Tuesday, January 5, 2016

Painting and Me

    I basically ignored painting for a long time, for two reasons. One, that I had encountered very little of the real thing, real painting and painters, and two: that I looked at what paintings I did run across for the wrong thing, action instead of being. The items of a scene are in act, but we miss the point if we look for them to be in action; the adventure in painting is that the matter at hand is lifted out of its merely temporal story line, it is, from a purified intellect, that most exciting vision, that of the angelic, that is, a view from beyond time.
    I loved stories, as should be clear by now, from the bottom of the bottom of my heart; I had no objection to the quietest and stillest scenes in movies; I loved the sketches and engravings, in story books and also the water colours that showed up in some. For years, I'm sure, had anyone asked me, I would have said that illustrations were the highest kind of art, just as I would have said that sound track violins and horns were the best kind of classical music. But a painting by itself was a hard pill to swallow, unless it was a landscape or a pretty girl, and both of these had to conform to my standards of exciting landscapes and feminine beauty.
   Painting has to put us in touch with our own inner kingdom, or it has nothing real to say to us. But this means that there be an inner kingdom, and for painting to work that kingdom must contain the province of silence, of stillness, of the sense of being.
    Sechelt Inlet had a lot to do with changing this predicament, although the outward effects, that of my establishing a permanent relationship with the art, would not take place for some years. From my father's first announcement that he was buying the place we were excited, but the all important spiritual depth, the more important result, came with the first encounter. Our isolated little bay, three water miles from my grandmother's, was a retreat or it was nothing.
   The best thing about Sechelt Inlet was not the fishing but the silence. The fishing was good, because we could usually catch a cod on one kind or another, but the silence was very, very deep and it taught me something.
    I think I noticed it when I went up there for the first time, to sleep in a tent for three weeks and help my new grandfather build his house, when I was nine, the summer that the War ended.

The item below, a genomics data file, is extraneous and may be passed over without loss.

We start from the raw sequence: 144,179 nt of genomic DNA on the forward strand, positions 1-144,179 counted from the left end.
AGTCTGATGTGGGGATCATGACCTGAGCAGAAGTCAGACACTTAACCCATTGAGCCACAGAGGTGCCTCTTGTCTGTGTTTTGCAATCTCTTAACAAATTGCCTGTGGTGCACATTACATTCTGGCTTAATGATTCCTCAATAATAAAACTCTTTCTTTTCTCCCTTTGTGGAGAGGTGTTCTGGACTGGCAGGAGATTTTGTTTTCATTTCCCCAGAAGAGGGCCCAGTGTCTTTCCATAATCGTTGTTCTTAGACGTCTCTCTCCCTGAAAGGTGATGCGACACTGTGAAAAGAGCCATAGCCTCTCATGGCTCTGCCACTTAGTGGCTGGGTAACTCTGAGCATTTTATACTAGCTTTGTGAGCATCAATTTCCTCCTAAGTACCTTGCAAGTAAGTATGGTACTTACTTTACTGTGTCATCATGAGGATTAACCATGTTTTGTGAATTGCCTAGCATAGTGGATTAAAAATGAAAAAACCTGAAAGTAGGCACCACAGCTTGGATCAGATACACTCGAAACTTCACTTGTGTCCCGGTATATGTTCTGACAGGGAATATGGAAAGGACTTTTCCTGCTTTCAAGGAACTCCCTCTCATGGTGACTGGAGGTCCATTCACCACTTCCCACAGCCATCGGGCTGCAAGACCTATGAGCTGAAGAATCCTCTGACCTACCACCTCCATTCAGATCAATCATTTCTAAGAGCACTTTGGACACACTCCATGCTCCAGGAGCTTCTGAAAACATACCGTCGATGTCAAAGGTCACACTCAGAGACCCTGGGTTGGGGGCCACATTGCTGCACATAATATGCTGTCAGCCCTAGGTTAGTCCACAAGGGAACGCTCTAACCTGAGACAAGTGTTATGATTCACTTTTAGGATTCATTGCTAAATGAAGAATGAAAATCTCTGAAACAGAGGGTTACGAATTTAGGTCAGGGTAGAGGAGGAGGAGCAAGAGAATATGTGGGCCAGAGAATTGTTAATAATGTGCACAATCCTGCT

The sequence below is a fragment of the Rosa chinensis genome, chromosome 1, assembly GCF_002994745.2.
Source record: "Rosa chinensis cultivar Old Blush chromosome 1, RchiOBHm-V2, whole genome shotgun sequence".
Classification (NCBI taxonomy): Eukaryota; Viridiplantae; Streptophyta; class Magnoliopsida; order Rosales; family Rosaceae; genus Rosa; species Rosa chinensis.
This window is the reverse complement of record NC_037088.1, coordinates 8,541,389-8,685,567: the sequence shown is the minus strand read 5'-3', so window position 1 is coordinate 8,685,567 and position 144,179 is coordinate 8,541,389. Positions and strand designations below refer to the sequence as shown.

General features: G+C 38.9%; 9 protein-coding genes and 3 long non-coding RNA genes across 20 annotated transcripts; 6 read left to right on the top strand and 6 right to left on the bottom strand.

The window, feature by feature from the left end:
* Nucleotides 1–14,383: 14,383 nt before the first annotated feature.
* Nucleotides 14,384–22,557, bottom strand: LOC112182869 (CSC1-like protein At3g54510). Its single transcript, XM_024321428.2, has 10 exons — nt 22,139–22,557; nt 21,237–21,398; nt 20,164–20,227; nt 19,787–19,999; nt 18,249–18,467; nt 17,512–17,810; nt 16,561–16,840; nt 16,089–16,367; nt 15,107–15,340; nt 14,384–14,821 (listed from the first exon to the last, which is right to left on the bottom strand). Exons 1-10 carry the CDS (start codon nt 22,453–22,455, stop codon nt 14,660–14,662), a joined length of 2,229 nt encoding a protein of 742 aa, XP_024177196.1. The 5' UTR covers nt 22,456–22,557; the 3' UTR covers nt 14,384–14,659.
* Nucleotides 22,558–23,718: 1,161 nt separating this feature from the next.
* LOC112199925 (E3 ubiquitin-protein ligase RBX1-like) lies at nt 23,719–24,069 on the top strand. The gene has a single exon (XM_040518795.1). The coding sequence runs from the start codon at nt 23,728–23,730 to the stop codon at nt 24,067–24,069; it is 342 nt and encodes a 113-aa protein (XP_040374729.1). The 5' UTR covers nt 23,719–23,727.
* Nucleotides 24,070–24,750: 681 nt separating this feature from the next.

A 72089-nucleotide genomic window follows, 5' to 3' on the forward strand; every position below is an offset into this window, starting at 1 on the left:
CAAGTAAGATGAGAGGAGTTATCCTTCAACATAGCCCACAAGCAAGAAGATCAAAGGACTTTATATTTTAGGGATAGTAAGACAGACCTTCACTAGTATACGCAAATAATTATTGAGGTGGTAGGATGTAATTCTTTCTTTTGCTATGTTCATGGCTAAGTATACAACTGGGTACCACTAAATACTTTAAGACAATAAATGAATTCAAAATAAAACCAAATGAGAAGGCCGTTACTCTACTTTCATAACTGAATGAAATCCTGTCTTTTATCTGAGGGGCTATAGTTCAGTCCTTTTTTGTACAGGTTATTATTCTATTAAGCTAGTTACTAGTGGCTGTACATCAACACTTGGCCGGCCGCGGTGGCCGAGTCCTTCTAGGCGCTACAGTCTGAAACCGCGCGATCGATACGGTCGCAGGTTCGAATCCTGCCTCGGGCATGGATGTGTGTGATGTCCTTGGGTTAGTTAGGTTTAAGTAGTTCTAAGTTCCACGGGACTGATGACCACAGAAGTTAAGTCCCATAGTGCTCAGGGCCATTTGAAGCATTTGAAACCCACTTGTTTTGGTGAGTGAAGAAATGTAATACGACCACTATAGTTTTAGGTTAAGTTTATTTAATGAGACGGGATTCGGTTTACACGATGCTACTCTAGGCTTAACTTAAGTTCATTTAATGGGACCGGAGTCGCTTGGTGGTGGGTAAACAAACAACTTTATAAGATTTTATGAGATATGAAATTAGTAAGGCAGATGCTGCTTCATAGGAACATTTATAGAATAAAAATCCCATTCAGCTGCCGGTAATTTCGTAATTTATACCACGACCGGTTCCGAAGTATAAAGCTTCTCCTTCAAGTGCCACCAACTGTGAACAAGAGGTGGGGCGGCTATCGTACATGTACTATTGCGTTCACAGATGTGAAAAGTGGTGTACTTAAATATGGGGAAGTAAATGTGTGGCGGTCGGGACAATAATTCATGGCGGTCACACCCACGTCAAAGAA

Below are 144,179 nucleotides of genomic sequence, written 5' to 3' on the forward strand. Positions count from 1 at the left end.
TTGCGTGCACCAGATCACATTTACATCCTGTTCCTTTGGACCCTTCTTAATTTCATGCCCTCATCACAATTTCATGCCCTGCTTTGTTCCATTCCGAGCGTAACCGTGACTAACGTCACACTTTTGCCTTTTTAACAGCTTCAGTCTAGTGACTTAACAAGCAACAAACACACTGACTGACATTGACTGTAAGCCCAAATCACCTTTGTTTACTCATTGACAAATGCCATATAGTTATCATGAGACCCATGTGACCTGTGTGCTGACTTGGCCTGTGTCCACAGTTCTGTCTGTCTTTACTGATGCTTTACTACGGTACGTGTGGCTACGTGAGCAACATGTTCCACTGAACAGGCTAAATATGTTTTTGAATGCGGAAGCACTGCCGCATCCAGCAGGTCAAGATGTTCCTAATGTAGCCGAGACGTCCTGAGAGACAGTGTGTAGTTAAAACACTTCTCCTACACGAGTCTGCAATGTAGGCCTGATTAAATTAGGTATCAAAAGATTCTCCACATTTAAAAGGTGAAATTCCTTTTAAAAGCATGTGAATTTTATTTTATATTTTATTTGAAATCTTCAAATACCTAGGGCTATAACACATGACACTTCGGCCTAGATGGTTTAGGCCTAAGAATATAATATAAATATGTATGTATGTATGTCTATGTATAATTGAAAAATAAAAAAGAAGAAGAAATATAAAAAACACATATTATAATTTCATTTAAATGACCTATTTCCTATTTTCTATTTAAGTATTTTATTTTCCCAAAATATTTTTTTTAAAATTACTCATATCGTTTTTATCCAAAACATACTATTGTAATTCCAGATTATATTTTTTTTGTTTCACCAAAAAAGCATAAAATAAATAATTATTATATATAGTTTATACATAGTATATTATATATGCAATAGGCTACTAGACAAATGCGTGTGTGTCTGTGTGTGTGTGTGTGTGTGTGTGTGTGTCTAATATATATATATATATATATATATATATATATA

Thanks to the watchful and loving eye of God, all our instants are eternal; the temporality of the moment disappears in the ocean of infinity. Yet our consciousness is not always aware of this dissolution of points of time; some extra element of grace is needed if our awareness of a particular point on man's clock vanishing into eternity can mean anything to us; we need even the further use of time to destroy time, we have to wait on the passing of time before our eyes before that gap in the ranks of the changing moments appears and we perceive through it a glimpse of a stillness that can only be called divine.
    It is not that our eyes lose their sight, or our ears refuse to hear, nor that our sense of smell fails us, indeed, their operations are heightened, infused with a spark of divinity, granted for a moment a power of command over all they behold as a flood of grace and perhaps a flash of glory tells us that not only is the moment eternal, but that we are sharing it now as we will comprehend it as without change.
    This quality suffuses the greatest acts of our memory, sometimes in recollection, sometimes in the moment of perception. One of my earliest adolescent encounters with this whispering of the Holy Spirit took place on Sechelt Inlet in the summer following my first year of high school, a metaphysical intuition was presented clearly for itself. To be precise, I did not know the expression intuition of being but I knew something of the philosopher's operation.

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